A thousand bottles

A breeze blows in the window and across the room where it feels cool on my skin and lifts soft wisps of hair off my face. Outside the trees sway and dance with a million graceful arms that make a sweet rustling sound and provide a background for the instrumental music playing from my computer. A steady, but easy and soundless, rain continues to fall as if it will not stop for days. Arthur sleeps in his safe place behind the recliner I often sit in to read. Earlier on the screened-in porch, Arthur’s shivering and quaking from the cool air or fear of the weather eventually drives us both inside.

It’s a very peaceful moment and would that I could bottle it and hang it from my neck on a thin ribbon to experience when I’m not at peace and life is a clanging symbol fraught with uncertainty and fear and longing. Would that I could breathe in this moment and set my soul to rest at whim.

Would that I could fill a thousand bottles and give one to you.

May a cool breeze tease your hair, softly brush your face, and clear your mind.

Have a nice weekend.

 

 

 

 


Someone left the cake out in the rain

Rain.

Rain.

Rain.

Enough.

Why does it rain? The simple answer.  More.

Songs about rain.

Pictures of rain.


Spock and Alanis Morissette

I was going to finish my photos from Italy today because you’re tired of them, I’m tired of them, and I want to move on to Ireland by St. Patrick’s Day, but I woke up thinking about Japan.

So I’m posting today about two mostly unrelated things, but not really, Japan and Figments of a Dutchess, a blog I’m following.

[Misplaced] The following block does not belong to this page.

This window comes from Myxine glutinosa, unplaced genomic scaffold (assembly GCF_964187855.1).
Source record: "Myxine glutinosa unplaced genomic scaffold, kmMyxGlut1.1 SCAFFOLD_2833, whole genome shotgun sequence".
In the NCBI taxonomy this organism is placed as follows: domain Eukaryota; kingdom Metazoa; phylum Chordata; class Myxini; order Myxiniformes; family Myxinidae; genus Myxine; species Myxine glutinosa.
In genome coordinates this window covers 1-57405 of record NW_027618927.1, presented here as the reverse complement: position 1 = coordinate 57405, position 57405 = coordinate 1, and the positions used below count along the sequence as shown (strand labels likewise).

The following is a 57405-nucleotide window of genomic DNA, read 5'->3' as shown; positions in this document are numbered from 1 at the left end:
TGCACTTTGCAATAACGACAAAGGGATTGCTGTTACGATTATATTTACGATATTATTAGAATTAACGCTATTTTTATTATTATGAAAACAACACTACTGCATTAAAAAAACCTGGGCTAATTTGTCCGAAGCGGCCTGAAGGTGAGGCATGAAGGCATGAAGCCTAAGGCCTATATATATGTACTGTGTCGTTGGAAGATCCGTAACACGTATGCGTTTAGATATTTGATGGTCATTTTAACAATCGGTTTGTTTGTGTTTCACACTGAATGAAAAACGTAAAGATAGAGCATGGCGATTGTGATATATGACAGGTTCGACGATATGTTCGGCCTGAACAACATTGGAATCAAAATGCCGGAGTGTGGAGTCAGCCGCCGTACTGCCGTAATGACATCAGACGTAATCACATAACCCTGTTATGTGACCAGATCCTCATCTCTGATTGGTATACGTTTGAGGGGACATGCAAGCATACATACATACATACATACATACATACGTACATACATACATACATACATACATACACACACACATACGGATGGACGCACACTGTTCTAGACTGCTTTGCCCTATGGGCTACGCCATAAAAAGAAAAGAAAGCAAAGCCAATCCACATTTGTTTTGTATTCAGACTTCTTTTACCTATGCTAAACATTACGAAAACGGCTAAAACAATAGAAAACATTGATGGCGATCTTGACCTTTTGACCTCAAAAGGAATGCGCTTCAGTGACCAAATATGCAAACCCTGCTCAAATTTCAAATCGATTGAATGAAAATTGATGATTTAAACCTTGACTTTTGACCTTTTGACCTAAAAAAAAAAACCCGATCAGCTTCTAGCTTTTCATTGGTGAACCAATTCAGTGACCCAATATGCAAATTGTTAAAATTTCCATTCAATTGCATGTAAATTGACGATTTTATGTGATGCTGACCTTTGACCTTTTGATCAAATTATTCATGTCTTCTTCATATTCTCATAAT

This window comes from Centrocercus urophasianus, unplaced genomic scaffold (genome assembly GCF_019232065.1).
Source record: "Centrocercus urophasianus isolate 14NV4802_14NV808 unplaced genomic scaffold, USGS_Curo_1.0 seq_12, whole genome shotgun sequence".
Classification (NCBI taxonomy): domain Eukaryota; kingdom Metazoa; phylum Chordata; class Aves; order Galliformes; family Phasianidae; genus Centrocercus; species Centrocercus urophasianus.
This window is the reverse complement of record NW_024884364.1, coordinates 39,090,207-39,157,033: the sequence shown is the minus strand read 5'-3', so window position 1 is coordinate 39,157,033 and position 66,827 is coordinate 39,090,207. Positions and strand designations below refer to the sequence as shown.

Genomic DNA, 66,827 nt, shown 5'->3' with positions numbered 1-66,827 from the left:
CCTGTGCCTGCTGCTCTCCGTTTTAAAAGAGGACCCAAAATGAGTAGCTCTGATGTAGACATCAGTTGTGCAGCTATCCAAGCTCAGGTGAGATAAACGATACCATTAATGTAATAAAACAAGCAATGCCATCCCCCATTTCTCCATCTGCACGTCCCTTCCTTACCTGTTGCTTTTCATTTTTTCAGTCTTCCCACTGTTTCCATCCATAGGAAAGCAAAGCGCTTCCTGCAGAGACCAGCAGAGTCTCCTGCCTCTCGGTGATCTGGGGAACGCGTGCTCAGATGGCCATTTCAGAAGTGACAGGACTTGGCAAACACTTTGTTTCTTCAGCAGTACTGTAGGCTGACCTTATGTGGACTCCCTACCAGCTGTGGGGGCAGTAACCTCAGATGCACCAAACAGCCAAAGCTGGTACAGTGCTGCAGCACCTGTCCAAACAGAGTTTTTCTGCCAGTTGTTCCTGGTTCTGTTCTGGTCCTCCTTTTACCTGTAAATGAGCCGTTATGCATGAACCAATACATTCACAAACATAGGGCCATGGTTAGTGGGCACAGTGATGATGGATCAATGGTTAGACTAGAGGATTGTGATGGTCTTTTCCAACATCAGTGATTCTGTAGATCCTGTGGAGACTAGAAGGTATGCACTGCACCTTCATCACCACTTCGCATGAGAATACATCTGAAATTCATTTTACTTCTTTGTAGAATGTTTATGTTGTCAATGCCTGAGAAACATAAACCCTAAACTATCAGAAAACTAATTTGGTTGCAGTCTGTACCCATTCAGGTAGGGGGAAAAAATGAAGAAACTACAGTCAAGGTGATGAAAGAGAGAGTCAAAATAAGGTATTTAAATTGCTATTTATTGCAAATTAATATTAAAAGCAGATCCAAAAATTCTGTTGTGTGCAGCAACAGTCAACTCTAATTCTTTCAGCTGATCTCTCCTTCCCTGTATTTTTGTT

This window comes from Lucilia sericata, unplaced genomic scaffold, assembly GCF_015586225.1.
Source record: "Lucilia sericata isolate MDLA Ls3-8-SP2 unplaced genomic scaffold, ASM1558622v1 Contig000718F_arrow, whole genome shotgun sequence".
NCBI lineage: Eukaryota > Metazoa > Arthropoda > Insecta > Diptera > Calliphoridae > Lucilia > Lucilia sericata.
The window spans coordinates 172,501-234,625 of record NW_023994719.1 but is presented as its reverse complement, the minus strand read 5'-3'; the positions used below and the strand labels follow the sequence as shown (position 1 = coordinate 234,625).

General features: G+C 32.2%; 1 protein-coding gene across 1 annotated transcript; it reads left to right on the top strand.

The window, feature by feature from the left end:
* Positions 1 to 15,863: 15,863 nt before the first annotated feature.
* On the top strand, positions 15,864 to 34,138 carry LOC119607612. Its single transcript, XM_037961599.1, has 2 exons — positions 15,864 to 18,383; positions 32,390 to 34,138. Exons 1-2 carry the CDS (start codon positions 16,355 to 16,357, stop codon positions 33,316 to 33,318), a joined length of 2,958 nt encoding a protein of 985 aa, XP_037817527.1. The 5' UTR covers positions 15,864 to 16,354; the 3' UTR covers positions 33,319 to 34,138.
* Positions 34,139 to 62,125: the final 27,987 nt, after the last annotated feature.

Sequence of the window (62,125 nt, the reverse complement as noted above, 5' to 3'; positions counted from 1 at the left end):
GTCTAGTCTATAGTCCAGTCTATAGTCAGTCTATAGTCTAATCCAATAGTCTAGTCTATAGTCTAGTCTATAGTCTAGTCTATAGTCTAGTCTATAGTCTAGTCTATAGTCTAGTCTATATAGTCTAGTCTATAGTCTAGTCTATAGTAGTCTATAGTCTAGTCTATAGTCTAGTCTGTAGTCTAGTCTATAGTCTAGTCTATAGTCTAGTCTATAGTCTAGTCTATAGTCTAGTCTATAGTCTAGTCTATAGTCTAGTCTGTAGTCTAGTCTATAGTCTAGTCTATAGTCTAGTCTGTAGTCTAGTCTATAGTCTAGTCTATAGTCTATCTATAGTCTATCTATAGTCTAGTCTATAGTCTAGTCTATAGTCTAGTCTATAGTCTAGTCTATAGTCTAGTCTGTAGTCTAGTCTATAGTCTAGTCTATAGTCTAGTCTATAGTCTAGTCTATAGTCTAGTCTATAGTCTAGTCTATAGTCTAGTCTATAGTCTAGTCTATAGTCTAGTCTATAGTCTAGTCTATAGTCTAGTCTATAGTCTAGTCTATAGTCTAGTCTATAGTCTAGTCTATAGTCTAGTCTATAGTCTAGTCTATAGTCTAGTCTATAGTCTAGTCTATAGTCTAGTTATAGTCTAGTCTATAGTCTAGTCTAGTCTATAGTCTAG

What a nightmare the people in Japan are living through, and possibly not living through. Having been educated as a chemical engineer in the late 70s, although I don’t have a lot of knowledge about nuclear reactions, I do understand chemical ones and how these things can spiral out of control taking on a life of their own. I’ve listened to the nuclear physicists on CNN explain rod exposure to air, melt-down, by-product fires, and container breach—it’s scary indeed.

The fifty brave and loyal Japanese nuclear plant workers who have stayed behind when it was no longer safe to be there are truly heroes. Their living nightmare must be one of little sleep or food, and great physical effort. They are in a battle zone in a toxic environment. They are the only living human beings at the center of a circle with a 30-kilometer radius. They are like warriors in a sci-fi movie fighting something living and growing that is bigger than themselves. They are like Spock in Star Trek II — The Wrath of Khan when he dies from radiation exposure while living his motto, “The needs of the many outweigh the needs of the few.”

God bless them and God bless their loved ones.

The reason I mention Alanis Morissette is that I regularly follow a blog called Figments of a Dutchess by Marion Driessen who lives in the south of Holland. She’s an avid reader of fantasy, mysteries & thrillers, plays RPGames and is roleplayer in Dungeons & Dragons campaigns, which all brings back warm memories of my son Michael when he lived at home and was interested in the same.  She is a talented writer and writes about all kinds of things, including the culture in Holland which I find fascinating.  Today she posted a link to a song by Alanis Morissette about finding the strength within, that I listened to and was inspired by. I hope you will be too.   Figments of a Dutchess—Alanis Morissette.


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